Thermal decomposition of triacetone triperoxide by differential scanning calorimetry
Triacetone triperoxide (TATP) is an organic peroxide that is sensitive and can be readily synthesized, and is thus used as an explosive. In this study, three sulfuric acid (H2SO4) concentrations (1, 9, and 18 M) were used to synthesize TATP. The higher concentrations of H2SO4 resulted in higher concentrations and swift production of TATP. Each combination was compounded with different thermal hazard characteristics. The thermal decomposition of TATP was studied through differential scanning calorimetry (DSC) to obtain exothermic onset temperature (T0), heat of decomposition (ΔHd), and maximum temperature during the overall reaction (Tmax). The apparent activation energy (Ea) was calculated using the Kissinger method and the Ozawa method. Gas chromatography and mass spectrometry were employed to confirm the synthesized TATP. This study used DSC to evaluate the thermal decomposition and analyze the efficiency of fire-extinguishing reagents. Results showed that different inhibiting reagents had different efficiency levels for TATP. Thus, inhibiting reagents can be expected to diminish the damage caused by TATP explosions. In this study, the mechanism of TATP synthesis was investigated.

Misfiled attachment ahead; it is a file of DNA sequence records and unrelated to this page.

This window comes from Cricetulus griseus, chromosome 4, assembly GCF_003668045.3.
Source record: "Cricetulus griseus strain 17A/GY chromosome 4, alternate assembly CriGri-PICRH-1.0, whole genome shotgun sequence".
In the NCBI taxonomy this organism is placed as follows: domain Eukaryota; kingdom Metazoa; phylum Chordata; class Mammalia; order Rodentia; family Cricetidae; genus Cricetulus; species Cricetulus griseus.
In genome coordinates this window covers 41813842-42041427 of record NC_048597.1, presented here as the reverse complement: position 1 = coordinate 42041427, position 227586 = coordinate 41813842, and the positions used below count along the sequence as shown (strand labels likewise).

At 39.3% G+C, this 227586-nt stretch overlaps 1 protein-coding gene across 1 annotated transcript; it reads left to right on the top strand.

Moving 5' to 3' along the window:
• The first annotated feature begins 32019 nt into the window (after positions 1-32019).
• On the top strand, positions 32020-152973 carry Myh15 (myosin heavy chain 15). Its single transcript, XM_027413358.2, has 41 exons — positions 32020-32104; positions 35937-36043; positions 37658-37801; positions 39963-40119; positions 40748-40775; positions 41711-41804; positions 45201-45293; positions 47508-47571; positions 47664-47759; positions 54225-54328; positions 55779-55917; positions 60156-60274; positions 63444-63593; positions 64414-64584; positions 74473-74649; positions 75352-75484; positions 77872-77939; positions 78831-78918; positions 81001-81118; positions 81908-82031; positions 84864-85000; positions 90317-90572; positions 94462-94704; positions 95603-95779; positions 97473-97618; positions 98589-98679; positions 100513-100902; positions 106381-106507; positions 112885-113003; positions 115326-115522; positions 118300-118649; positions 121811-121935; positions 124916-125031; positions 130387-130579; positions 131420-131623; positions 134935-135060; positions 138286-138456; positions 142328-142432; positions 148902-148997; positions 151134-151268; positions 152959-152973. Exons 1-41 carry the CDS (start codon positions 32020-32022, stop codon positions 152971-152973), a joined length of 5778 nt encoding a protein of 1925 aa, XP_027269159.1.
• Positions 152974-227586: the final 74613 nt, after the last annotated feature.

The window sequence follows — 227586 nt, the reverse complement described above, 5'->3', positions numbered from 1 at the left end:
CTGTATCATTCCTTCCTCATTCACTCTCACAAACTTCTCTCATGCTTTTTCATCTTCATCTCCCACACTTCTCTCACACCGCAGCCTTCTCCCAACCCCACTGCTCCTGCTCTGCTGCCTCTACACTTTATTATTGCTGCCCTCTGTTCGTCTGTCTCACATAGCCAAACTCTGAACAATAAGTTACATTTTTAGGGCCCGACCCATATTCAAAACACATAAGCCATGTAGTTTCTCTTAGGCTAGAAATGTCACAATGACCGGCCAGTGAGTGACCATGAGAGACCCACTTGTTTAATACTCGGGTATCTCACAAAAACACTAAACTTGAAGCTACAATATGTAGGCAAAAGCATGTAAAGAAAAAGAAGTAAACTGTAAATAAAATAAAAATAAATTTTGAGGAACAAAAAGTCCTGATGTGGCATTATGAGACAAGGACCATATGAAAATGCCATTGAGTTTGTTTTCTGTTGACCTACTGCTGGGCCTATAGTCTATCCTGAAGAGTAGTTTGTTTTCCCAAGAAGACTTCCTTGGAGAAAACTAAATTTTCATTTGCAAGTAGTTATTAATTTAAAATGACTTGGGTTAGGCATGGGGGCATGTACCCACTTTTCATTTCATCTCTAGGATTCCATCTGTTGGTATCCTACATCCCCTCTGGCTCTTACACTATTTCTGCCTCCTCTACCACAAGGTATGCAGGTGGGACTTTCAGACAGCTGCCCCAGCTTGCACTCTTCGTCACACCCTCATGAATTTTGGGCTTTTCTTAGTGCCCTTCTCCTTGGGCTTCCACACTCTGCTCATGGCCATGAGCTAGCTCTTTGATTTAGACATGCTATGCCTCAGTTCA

KeywordsTriacetone triperoxide (TATP) Thermal decomposition Kissinger method Ozawa method Gas chromatography and mass spectrometry
The authors thank Prof. Mei-Li You for his assistance in solving the problems presented by thermokinetic analysis.
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